Tina Balser is a bored New York housewife-mother married to Jonathan, a pompous, social-climbing lawyer who ridicules her in front of their children, criticizing everything she does or wears. She begins an affair with George Prager, a dashing, successful and blatantly sadistic writer. Finally after George has tormented Tina in much the same manner Jonathan has, and has been unfaithful to boot, she goes back to her husband and begins group therapy. Written by
Glimpse of a New York of not so long ago that now exists only in memory
This highly entertaining and memorable film provides a glimpse into a New York of not so long ago that now exists only in memory. But Diary of a Mad Housewife ultimately succeeds on the strength of its actors, particularly Snodgress, who plays a Smith graduate-turned prisoner of a Central Park West apartment inhabited by her overbearing, pitifully ambitious husband and spoiled daughters. Her performance is somehow flat and anemic but compelling at the same time--a combination that seems to have been consciously emulated by Chloe Sevigny in The Last Days of Disco.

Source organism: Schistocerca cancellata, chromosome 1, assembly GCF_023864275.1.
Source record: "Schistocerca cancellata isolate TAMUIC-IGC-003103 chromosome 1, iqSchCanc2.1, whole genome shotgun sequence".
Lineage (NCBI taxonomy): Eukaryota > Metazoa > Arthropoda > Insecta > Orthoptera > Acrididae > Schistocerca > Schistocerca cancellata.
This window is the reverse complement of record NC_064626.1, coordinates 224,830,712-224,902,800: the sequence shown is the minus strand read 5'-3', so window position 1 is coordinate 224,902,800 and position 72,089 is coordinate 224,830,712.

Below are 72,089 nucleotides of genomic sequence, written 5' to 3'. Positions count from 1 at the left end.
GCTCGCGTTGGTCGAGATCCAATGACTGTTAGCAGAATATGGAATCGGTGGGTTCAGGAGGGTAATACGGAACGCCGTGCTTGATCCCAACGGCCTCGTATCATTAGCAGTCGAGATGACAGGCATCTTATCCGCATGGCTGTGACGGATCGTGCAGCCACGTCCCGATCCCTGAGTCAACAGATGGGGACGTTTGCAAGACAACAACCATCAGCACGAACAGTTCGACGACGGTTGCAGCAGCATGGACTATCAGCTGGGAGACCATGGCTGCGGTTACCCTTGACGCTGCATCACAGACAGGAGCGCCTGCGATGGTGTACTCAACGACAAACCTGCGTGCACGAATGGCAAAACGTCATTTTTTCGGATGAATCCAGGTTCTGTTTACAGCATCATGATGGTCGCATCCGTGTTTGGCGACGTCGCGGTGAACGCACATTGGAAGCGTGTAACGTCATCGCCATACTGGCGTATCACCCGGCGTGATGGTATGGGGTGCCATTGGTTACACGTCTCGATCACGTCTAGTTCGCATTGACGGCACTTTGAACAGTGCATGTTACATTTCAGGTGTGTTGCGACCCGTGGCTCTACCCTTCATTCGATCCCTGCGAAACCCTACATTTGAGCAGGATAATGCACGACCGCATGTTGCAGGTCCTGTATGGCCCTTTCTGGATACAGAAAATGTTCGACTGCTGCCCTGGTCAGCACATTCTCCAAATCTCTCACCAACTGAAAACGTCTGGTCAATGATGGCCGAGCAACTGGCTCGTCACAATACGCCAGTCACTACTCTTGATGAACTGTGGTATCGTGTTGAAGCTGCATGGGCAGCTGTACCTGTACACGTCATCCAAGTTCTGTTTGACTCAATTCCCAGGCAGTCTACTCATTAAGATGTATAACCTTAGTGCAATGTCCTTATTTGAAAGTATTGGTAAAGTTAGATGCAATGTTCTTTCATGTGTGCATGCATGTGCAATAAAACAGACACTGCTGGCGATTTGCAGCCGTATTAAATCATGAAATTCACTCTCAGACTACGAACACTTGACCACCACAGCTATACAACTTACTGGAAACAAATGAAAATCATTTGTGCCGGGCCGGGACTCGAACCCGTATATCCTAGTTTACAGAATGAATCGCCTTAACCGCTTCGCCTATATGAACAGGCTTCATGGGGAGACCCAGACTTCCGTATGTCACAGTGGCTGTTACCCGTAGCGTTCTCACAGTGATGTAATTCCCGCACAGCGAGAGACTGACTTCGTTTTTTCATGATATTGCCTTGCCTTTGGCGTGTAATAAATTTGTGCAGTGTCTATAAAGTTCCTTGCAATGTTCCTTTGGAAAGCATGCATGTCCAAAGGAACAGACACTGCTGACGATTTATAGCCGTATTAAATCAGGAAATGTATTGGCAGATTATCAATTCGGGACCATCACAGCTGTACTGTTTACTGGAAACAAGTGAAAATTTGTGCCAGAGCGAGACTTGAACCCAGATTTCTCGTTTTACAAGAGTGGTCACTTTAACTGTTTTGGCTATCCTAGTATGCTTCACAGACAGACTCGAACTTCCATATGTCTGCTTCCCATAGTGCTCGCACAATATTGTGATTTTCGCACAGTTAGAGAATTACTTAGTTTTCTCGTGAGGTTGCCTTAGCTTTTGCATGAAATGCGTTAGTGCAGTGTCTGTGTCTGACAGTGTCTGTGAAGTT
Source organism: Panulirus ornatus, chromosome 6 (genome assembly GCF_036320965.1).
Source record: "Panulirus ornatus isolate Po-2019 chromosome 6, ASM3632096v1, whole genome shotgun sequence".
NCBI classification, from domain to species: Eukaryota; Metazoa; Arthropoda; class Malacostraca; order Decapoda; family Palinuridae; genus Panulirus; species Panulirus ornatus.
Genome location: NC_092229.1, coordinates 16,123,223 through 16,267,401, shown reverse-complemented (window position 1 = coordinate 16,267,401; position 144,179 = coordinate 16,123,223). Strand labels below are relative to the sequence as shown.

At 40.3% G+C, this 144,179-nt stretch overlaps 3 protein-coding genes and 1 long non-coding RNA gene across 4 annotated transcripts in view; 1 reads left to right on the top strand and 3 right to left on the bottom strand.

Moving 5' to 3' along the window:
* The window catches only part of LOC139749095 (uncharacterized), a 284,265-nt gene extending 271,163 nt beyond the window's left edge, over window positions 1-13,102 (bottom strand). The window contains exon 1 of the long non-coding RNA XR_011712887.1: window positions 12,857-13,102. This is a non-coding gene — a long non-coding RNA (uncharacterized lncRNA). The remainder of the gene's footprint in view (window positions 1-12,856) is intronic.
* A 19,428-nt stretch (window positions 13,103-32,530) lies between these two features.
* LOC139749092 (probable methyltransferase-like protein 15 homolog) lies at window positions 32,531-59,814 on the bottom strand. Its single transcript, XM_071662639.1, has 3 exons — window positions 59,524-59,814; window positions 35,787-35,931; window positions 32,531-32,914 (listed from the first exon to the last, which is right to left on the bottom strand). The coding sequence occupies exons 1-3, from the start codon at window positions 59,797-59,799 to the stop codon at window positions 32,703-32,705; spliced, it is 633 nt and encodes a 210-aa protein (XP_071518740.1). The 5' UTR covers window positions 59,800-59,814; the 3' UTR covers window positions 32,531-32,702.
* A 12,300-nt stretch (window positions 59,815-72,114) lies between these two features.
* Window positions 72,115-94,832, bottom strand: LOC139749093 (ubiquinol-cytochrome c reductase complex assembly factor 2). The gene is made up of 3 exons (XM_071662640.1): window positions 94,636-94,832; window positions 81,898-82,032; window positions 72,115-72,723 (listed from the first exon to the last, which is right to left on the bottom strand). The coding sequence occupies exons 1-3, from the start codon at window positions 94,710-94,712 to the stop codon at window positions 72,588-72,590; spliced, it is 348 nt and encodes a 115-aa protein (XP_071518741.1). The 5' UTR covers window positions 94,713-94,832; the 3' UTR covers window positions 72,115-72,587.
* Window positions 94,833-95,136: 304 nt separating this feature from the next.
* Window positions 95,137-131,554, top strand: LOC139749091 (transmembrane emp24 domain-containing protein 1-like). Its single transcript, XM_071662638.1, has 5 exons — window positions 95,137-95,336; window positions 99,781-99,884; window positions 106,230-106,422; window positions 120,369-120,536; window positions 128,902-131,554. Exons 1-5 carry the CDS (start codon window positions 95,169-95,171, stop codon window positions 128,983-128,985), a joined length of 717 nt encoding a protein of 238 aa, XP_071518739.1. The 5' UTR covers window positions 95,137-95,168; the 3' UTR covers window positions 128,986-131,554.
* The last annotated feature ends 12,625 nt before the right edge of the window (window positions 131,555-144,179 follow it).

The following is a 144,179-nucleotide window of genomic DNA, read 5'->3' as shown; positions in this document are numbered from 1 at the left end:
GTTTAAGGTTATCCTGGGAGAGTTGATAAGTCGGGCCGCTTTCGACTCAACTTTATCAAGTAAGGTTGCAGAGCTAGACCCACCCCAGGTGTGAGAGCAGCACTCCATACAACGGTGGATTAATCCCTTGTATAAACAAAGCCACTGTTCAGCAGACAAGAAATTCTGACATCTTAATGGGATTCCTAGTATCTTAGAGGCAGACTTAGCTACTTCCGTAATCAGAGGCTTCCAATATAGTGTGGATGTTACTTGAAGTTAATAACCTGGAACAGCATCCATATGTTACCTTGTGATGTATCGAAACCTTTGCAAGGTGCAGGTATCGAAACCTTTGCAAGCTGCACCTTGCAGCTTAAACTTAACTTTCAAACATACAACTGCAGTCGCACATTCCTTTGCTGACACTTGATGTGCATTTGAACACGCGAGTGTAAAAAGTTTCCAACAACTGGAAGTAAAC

Bejamin is perfectly cast as the insufferable husband, adenoidally petulant and demanding. When Snodgress's patience is finally exhausted, she takes up with Langella, a glowering animal presence as a bad-boy writer whose selfishness, it turns out, rivals and even exceeds Benjamin's.
The husband and wife represent two people whose lack of use for their education has led them astray: Snodgress finds herself in a state of frustration with the humiliations of her housewifely duties, and Benjamin, unappreciated in his office, comes up with ill-fated schemes for self-expression and social advancement.
All in all, the film brings The Feminine Mystique to life in unexpectedly original and diverting ways.
11 of 14 people found this review helpful.
Was this review helpful to you?